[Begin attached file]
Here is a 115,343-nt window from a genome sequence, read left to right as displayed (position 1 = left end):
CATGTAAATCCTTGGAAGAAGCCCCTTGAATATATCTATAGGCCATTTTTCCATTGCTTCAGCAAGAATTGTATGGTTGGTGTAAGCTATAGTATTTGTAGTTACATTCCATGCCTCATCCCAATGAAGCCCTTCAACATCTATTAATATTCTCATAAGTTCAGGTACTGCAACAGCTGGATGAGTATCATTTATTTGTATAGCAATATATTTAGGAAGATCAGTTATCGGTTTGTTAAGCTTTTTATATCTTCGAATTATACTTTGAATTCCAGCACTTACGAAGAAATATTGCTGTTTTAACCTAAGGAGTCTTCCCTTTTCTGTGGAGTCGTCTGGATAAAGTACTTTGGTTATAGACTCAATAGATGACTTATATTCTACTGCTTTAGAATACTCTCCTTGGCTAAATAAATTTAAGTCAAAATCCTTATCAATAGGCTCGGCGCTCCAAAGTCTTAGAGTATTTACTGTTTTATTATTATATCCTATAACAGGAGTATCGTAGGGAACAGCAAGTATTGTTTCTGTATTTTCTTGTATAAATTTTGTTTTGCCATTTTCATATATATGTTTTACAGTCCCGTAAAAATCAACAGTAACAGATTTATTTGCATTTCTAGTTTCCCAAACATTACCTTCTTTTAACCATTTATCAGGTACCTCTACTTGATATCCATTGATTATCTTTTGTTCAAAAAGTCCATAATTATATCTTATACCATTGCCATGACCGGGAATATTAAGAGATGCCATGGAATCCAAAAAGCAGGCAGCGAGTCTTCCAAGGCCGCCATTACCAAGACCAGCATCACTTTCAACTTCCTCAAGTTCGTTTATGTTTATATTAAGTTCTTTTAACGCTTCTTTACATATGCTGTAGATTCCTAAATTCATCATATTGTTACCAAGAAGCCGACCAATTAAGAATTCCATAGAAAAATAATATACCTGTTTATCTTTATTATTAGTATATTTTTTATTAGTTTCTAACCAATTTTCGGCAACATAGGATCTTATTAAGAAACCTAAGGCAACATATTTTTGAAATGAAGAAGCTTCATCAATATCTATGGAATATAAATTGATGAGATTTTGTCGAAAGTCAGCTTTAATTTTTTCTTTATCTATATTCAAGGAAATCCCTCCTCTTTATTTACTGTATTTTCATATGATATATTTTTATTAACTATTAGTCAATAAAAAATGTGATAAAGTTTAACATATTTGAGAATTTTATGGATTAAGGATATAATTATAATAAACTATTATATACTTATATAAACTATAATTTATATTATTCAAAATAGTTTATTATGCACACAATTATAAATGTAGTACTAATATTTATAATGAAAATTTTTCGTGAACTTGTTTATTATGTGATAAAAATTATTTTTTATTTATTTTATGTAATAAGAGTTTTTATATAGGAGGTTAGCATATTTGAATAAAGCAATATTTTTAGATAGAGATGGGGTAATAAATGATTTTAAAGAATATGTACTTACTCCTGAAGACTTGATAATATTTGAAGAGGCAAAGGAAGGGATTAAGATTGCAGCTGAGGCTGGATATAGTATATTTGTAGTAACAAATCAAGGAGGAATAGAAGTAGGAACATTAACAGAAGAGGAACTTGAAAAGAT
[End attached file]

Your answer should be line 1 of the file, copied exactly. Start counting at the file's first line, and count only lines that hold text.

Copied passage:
Here is a 115,343-nt window from a genome sequence, read left to right as displayed (position 1 = left end):